VIDEO: Coral die-off predicted as marine heat wave engulfs Hawaii

Another round of hot water expected to cause some of the worst coral bleaching in the region ever

In this Sept. 16, 2019 photo, National Oceanic and Atmospheric Administration oceanographer Jamison Gove talks about coral bleaching at the NOAA regional office in Honolulu. (AP Photo/Caleb Jones)

At the edge of an ancient lava flow where jagged rocks meet the Pacific, small off-the-grid homes overlook the calm blue waters of Papa Bay on Hawaii’s Big Island — no tourists or hotels in sight.

Here, one of the islands’ most abundant and vibrant coral reefs thrives just below the surface.

Yet even this remote shoreline, far from the impacts of chemical sunscreen, trampling feet and industrial wastewater, is showing early signs of what’s expected to be a catastrophic season for coral in Hawaii.

Just four years after a major marine heat wave killed nearly half of this coastline’s coral, federal researchers are predicting another round of hot water will cause some of the worst coral bleaching the region has ever experienced.

“In 2015, we hit temperatures that we’ve never recorded ever in Hawaii,” said Jamison Gove, an oceanographer with the National Oceanic and Atmospheric Administration. “What is really important — or alarming, probably more appropriately — about this event is that we’ve been tracking above where we were at this time in 2015.”

Researchers using high-tech equipment to monitor Hawaii’s reefs are seeing early signs of bleaching in Papa Bay and elsewhere caused by a marine heat wave that has sent temperatures soaring to record highs for months. June, July and parts of August all experienced the hottest ocean temperatures ever recorded around the Hawaiian Islands. So far in September, oceanic temperatures are below only those seen in 2015.

Forecasters expect high temperatures in the north Pacific will continue to pump heat into Hawaii’s waters well into October.

Coral reefs are vital around the world as they not only provide a habitat for fish — the base of the marine food chain — but food and medicine for humans. They also create an essential shoreline barrier that breaks apart large ocean swells and protects densely populated shorelines from storm surges during hurricanes.

In Hawaii, reefs are also a major part of the economy: Tourism thrives largely because of coral reefs that help create and protect iconic white sand beaches, offer snorkeling and diving spots, and help form waves that draw surfers from around the world.

“This is widespread, 100% bleaching of most corals,” Gove said. And many of those corals are still recovering from the 2015 bleaching event, meaning they are more susceptible to thermal stress.

According to the NOAA, the heat wave’s causes include a persistent low-pressure weather pattern between Hawaii and Alaska that has weakened winds that otherwise might mix and cool surface waters across much of the North Pacific. What’s causing that is unclear: It might reflect the atmosphere’s usual chaotic motion, or it could be related to the warming of the oceans and other effects of human-made climate change.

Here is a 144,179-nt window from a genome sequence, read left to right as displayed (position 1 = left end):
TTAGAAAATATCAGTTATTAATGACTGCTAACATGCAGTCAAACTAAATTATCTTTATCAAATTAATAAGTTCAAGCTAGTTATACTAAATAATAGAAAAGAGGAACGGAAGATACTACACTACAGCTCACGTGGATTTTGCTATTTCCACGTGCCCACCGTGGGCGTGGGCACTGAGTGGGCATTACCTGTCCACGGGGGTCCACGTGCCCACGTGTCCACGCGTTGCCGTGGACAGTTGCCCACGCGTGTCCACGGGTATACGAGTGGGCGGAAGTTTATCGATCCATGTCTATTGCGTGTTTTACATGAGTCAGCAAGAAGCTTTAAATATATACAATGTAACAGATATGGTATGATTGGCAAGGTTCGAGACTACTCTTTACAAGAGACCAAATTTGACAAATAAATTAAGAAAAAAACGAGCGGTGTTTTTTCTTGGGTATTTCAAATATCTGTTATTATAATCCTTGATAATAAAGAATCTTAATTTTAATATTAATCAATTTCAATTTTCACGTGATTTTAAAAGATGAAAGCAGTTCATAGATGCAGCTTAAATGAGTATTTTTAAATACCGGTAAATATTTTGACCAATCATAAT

READ MORE: McKenna defends Canada’s climate credibility amid Trudeau controversy

Beyond this event, oceanic temperatures will continue to rise in the coming years, Gove said. “There’s no question that global climate change is contributing to what we’re experiencing.”

Caleb Jones, The Associated Press

Like us on Facebook and follow us on Twitter

Get local stories you won't find anywhere else right to your inbox.
Sign up here

Just Posted

B.C. premier talks forestry, service needs with handful of northern mayors in Prince George

Prince George meeting completes premier’s tour of Kitimat, Terrace, Fort St. James and Quesnel

Indigenous LNG supporters chide human rights advocates over pipeline comments

Coastal GasLink has signed agreements with 20 elected First Nation councils along the pipeline’s 670-kilometre path

Houston heads to Burns Lake for hockey

Burns Lake hosted a initiation one day hockey tournament on Jan. 18.… Continue reading

Home sales increase in Houston

Sale prices also increase in the communities

Council to push for high school driver education

Says it will aid in finding employment

VIDEO: Mass coronavirus quarantines seen in China won’t happen in Canada, authorities say

‘If a case comes here, and it is probably … it will still be business as normal’

Province’s oldest practising lawyer shares advice at her 100th birthday party

Firefighters bring Constance Isherwood a cake with 100 birthday candles

Vernon woman suing McDonald’s for spilled coffee

Woman seeking nearly $10K, says employee failed to put lid on properly

Diners’ health tax not catching on in B.C., restaurant group says

Small businesses look for options to cover employer health tax

B.C. comic wins judgment after club owner slaps cellphone out of his hands

Incident happened last summer when Garrett Clark was performing in Abbotsford

Mayors call for ‘calmness’ as highway rockslide cuts Tofino, Ucluelet off from supplies

Ministry of transportation expects to open road for “essential travel only” from noon-8 p.m. Friday.

Owner surrenders dog suffering from days-old gunshot wound to B.C. SPCA

The dog was also found to be emaciated and suffering from a flea infestation

B.C. man dies after police called for ‘firearms injury’ in rural Alberta

Victim is 30-year-old Greater Victoria man, say police

Most Read